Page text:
Boredom also plays a factor when it comes to needless barking.  A dog needs a job to do.  For example, a Border Collie is genetically bred to herd sheep. If someone does not have sheep or a job for the Border Collie, then it will try to find something to do such as herd people, children and/or dogs while using its form of communication, barking.

Separation anxiety is also a contributing factor to when a dog could be barking.  When a dog is left alone from the family pack, it will bark to get some attention.  On the other hand, a dog could react by barking when it sees its owner after a period of time apart.

Different remedies could help modify unwanted barking behaviour and one of them is to obedience train the dog daily. In involving one’s dog with consistent positive and motivational obedience training, you are in essence giving it work to do.   By doing this, you are not only decreasing its boredom and unwanted barking behaviour, but you could also be building its confidence to a higher level.

Degenerative Myelopathy: Wicked and Deadly Disease

Degenerative Myelopathy, such a weird and scary term for a name of a disease.  In layman terms, it is a sickening and wicked disabling disease.  A disease that eventually crushes down the health of a dog.  It is said that it is compared to the Lou Gehrig or ALS disease in humans.

In short, Degenerative Myelopathy is a disease that there is no cure.  It starts as a deterioration of the middle core of the spinal column.  As this happens, the dog will start to lose sensation and motor skill of the hind legs.  It happens to specific breeds and the German Shepherd is one of them.  This disease can occur when the dog is approximately 9 years old and up.  More specific information is available on the internet.

At first, I did not know much about Degenerative Myelopathy until symptoms, as described earlier, were observed on our dog, Duke.  The first problem Duke experienced was slight wobbling of his hind legs and then after a period of time, dragging of his hind legs.  His walk was slower and one could hear the slight dragging of his nails as they rubbed against the ground.

As the disease progressed further, there was a loss of further sensation and he could no longer wag his tail. Duke needed more time in getting up and in the latter stage he could not get up on his own.  Assistance was given by using a harness to bring him out regularly so that he could relieve himself even though some mistakes were made in the house.

Gentle care was given and a decision was made to take care of Duke at home.  A dog wheelchair was purchased for him so that he could keep mobile by utilizing his two front legs.  At first it was difficult for him to get used to the balance and mobility of the wheelchair. With motivation and praise, just as in dog training, he became more successful. It gave him a chance to roam around giving him some freedom as his hind legs no longer had the strength to support his back legs.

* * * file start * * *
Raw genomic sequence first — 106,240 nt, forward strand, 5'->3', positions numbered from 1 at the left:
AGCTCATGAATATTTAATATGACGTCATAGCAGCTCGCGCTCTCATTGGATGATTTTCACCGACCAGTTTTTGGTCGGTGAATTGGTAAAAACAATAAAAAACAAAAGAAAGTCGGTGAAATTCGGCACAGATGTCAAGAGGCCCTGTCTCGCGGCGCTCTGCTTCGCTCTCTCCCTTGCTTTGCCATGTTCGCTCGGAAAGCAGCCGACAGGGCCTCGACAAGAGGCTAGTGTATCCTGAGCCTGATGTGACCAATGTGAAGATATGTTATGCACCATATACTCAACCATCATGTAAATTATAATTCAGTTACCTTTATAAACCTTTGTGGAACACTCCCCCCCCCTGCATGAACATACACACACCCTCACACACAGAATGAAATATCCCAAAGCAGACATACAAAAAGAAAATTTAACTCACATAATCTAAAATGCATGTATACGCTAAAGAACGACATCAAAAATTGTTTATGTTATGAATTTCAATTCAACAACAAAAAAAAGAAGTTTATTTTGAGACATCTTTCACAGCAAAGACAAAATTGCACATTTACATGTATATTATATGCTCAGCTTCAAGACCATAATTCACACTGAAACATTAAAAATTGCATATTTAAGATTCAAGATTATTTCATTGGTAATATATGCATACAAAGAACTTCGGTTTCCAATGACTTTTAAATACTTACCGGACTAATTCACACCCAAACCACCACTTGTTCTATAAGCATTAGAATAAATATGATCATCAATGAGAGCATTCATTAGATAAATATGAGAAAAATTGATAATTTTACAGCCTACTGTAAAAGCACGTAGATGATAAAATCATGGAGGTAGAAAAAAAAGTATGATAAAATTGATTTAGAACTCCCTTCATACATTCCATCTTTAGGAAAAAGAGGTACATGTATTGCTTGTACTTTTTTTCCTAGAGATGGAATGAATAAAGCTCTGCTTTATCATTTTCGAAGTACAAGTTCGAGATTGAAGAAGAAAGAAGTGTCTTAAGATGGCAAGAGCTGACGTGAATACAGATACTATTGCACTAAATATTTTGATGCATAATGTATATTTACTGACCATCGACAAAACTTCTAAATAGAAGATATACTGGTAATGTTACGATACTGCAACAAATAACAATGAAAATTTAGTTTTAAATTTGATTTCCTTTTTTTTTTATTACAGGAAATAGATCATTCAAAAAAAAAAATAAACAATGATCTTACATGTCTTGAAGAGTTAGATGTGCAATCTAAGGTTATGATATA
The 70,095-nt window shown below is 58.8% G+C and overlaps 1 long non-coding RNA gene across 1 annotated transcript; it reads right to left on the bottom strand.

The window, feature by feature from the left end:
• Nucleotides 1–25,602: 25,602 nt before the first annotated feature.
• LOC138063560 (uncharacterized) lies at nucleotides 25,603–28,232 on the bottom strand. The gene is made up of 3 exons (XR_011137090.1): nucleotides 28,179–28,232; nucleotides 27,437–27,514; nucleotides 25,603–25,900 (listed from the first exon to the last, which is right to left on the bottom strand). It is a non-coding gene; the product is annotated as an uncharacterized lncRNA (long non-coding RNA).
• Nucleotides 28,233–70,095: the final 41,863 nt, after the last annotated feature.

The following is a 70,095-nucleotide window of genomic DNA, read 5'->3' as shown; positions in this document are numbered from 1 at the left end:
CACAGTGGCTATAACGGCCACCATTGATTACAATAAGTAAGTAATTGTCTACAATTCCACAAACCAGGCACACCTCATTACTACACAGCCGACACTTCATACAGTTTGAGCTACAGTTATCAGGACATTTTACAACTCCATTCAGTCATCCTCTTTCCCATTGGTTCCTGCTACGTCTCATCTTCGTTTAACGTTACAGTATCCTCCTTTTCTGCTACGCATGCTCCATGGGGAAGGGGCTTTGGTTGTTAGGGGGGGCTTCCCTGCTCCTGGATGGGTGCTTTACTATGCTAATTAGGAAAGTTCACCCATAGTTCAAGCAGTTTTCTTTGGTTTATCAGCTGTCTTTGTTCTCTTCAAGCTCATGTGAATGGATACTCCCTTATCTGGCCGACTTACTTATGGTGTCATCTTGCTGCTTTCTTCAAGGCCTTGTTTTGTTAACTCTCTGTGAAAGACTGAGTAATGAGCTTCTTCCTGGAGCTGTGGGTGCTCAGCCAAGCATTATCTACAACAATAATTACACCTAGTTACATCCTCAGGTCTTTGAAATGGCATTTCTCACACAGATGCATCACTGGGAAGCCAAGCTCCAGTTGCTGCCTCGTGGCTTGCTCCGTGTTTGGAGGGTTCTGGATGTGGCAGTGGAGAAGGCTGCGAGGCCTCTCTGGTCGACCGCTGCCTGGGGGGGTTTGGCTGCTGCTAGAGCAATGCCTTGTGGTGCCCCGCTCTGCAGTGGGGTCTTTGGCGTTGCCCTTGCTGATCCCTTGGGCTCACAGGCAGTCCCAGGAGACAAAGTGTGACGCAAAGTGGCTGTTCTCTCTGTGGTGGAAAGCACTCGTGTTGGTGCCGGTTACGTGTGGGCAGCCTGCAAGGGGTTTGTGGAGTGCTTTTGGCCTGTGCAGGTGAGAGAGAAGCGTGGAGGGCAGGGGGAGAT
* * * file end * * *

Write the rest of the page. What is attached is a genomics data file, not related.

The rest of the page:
As time progressed, Duke refused to eat or drink as this is what happens in the later stages of this disease. At this point, we noticed that the strength in his legs weakened further to the point he was not able to stand up.  With further research, it stated that the disease is painless and that the dog does not suffer.

We provided hospice care at home and by hand we fed Duke apple slices since this was only thing he wanted to nibble.  We also made sure his mouth was kept moist by using a water dropper.  Changing Duke’s diaper was a regular routine.  Also, we flipped him on different sides as he rested so as to minimize any bedsores.

It is true that dogs do keep a schedule, whether it’s meal time, training, play time, bed time or other routines.   Duke waited for my return from work to take his final breath.

The latest on a cure for the Degenerative Myelopathy is that breeders are trying to breed out the gene that affects this disease.  However, this will take some time and we only hope that a medicine will be available to help these poor dogs afflicted by this deadly disease.

This story is in honor of our Duke, and in no way is advocating what decision to take when a dog is in the grave stages of illness.  Our decision in care was carried through by knowing through Duke’s eyes that he wanted to remain with us as long as it took until the end.

Under The Apple Tree

It is with great sadness that our dear companion, Duke, has passed away peacefully today.


Under The Apple Tree

By: Tony Giotto


Under the apple tree sits a dog called Captain Radar Duke or just “Duke”,

That was his name and it was no fluke.


Duke liked working, playing, watching, eating apples and napping on a comfy mat,

He was a true friend and kept on guard when he stood or even as he sat.


As Duke slowed down on his swiftness and run,

He never gave up as he reached for the sun.


Leaving us now as Duke runs freely onto his next journey,

Duke will always be remembered as a true dear companion for you and me.